Lords amendment No. 111 raises matters of controversy on the Labour Benches. But, in fairness to the Secretary of State, I remind the House that some of the measures before us tonight apparently are matters of controversy on the Treasury Bench. I was dumbfounded—almost struck dumb—by his claim that there are few items of genuine controversy before us tonight. We have before us tonight no fewer than five Government motions to disagree with Lords amendments.

The most perverse of those would strike out the ring fencing of community care required in Lords amendment No. 70. The House will certainly regard that as a matter of major controversy. I should point out, therefore, that the motion that we are invited to pass tonight prescribes that if we disagree with the Lords on that amendment and send it back to be debated tomorrow and if tomorrow the Lords decline to be persuaded by our disagreement and send it back to us, we shall have precisely one hour in which to dispose of that second message from the Lords and any other message that we may receive from them.

The Secretary of State can be forgiven for wanting to get that debate over quickly. After all, it concerns an issue on which he stands entirely alone. Sir Roy Griffiths recommended ring fencing and the Select Committee concluded unanimously in favour of ring fencing. Every voluntary organisation that has commented on it has supported ring fencing, and 97 per cent. of directors of social services have demanded ring fencing. Even the proprietors of private residential care homes are terrified that the local authorities will not have the resources that they will require if there is no ring fencing.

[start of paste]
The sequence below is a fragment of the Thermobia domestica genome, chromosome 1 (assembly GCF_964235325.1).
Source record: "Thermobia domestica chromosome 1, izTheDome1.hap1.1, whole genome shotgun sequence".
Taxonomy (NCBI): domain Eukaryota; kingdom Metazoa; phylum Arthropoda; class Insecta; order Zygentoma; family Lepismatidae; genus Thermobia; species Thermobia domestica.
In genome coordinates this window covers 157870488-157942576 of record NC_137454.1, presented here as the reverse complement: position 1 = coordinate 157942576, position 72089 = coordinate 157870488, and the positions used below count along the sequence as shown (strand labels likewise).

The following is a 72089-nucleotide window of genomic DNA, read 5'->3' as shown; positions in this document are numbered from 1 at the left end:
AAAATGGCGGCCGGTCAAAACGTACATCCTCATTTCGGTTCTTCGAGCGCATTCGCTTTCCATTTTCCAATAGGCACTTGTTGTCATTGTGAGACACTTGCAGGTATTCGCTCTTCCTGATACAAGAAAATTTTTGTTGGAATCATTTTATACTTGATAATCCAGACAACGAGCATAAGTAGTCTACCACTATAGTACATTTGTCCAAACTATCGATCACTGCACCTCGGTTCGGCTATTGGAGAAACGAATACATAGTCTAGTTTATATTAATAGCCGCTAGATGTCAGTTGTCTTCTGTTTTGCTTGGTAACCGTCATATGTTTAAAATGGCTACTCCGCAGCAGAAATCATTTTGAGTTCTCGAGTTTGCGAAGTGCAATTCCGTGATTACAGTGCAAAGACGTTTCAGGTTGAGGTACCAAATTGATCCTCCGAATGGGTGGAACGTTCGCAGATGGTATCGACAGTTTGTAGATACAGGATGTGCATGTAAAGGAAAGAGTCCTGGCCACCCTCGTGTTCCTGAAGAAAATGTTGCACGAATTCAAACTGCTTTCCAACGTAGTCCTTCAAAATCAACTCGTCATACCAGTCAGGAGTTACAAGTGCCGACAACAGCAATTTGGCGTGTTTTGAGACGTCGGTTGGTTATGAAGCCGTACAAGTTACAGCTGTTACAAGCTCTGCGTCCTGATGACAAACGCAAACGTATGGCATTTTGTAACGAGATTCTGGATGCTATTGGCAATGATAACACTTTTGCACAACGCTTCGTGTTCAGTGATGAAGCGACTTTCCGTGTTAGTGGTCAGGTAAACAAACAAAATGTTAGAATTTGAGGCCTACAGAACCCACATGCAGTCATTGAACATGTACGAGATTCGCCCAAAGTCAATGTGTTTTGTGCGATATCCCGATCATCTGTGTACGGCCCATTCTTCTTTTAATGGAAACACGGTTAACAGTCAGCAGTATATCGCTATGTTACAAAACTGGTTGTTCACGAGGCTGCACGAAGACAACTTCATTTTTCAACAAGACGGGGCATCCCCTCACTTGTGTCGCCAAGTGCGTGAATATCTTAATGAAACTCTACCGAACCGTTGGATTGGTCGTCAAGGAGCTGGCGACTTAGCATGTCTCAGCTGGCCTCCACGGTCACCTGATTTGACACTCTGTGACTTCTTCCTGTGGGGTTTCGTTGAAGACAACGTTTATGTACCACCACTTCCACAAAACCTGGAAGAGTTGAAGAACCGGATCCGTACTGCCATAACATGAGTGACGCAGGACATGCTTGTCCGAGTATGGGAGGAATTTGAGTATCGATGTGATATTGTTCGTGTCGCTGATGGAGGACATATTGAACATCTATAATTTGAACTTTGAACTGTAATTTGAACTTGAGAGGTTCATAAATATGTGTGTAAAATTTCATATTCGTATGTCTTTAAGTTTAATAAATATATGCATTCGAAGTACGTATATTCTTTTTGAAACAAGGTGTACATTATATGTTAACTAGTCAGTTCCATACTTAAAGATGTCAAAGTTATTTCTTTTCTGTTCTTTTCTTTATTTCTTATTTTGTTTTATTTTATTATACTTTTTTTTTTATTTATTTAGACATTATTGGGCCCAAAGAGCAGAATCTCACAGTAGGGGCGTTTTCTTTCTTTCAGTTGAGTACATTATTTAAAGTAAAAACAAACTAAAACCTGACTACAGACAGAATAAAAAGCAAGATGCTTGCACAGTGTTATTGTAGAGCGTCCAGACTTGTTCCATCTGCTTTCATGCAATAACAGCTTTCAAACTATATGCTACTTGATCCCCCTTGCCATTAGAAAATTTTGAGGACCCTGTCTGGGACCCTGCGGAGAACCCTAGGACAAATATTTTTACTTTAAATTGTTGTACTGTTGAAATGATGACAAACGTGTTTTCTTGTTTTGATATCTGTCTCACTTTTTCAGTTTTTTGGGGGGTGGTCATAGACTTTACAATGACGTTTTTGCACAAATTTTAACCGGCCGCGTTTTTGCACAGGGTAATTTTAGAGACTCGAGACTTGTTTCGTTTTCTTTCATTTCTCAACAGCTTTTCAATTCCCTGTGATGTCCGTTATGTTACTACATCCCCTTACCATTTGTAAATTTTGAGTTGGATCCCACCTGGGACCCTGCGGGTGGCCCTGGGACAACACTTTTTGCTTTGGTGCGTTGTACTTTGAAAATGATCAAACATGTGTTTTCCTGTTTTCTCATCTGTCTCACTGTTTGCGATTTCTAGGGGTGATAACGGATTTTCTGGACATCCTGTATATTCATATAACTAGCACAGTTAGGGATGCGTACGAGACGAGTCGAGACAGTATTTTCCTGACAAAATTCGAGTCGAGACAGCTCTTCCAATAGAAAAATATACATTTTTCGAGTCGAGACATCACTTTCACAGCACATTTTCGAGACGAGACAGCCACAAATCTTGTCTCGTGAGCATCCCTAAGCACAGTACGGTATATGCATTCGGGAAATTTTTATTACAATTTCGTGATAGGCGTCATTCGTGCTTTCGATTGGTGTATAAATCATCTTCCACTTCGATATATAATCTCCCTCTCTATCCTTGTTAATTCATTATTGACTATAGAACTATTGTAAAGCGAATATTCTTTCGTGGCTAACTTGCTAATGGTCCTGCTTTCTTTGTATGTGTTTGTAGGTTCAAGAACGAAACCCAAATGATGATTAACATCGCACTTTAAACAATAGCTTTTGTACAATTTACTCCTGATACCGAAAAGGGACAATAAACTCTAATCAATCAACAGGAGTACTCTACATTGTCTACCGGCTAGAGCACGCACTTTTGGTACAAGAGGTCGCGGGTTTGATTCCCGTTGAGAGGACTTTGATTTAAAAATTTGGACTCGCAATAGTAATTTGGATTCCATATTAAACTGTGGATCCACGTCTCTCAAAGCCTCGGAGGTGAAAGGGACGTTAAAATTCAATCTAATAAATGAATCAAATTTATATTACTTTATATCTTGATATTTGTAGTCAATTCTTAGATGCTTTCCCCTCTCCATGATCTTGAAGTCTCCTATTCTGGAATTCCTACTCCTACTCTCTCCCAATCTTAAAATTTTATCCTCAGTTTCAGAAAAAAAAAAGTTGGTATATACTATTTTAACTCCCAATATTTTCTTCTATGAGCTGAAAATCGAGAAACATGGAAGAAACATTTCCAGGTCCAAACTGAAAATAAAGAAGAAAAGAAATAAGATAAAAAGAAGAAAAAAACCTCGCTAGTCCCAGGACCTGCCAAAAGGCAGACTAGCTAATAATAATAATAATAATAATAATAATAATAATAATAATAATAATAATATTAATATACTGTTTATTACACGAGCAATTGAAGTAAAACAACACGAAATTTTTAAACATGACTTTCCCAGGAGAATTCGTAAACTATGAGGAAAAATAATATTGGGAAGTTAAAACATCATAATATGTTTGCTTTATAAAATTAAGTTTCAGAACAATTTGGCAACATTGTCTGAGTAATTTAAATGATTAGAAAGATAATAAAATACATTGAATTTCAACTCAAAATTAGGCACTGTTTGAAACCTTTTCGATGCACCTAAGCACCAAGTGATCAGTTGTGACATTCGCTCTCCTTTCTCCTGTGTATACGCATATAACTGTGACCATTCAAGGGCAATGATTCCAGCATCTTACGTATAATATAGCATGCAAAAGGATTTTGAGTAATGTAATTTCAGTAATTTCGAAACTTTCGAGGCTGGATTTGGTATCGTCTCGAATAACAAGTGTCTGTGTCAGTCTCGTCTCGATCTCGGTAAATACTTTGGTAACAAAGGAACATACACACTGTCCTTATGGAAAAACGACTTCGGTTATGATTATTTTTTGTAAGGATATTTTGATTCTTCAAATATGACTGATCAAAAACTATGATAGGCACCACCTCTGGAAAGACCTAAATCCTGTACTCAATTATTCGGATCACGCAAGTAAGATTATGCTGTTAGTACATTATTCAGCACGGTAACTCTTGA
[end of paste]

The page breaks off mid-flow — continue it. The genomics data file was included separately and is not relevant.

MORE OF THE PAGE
Yet now, at this late stage in our proceedings on the Bill, we once again find the Secretary of State standing alone, convinced that everybody but him is wrong. Such defiance of all informed opinion gives the Secretary of State a heroic stature. He stands alone upon a peak in Richmond terrace. Like stout Cortez, he probably stands in silence, too, because I can make one prediction with confidence: if the timetable motion is passed, we shall not have time to debate all five Government motions to disagree with the Lords amendments.

I am sure that it has not escaped the hon. Gentleman's attention that, when stout Cortez stood silent on that peak, he had conquered the terrain on which he stood.

I am most grateful to the hon. Gentleman for convincing the House that at least one other hon. Member has read Keats.

As I was about to say, if the motion is passed, the House will certainly not debate all five Government motions. At midnight, Back-Bench Members will be invited to vote down the relevant Lords amendments without even hearing why the Government want them to do that. After that is over, my hon. Friends and I will go on a reasons committee to approve the reasons why the House disagrees with the Lords amendments. That will probably be the first time that any hon. Member hears what those reasons are.

Does the hon. Gentleman agree that, while he is sounding indignant about constitutional impropriety, he appears to be working to ensure that we do not actually discuss the Lords amendments, because he has taken a quarter of an hour out of the allotted eight hours expostulating rage about the inadequacy of time? When the hon. Gentleman concludes his remarks, we will embark on a debate on consultation on NHS trusts, on which subject he used five and a half hours on Report, when he first got into the macho "Let's liven it up" opposition that he did not previously display. Will the hon. Gentleman please allow us to get on to the substance of the issue rather than go over old ground again?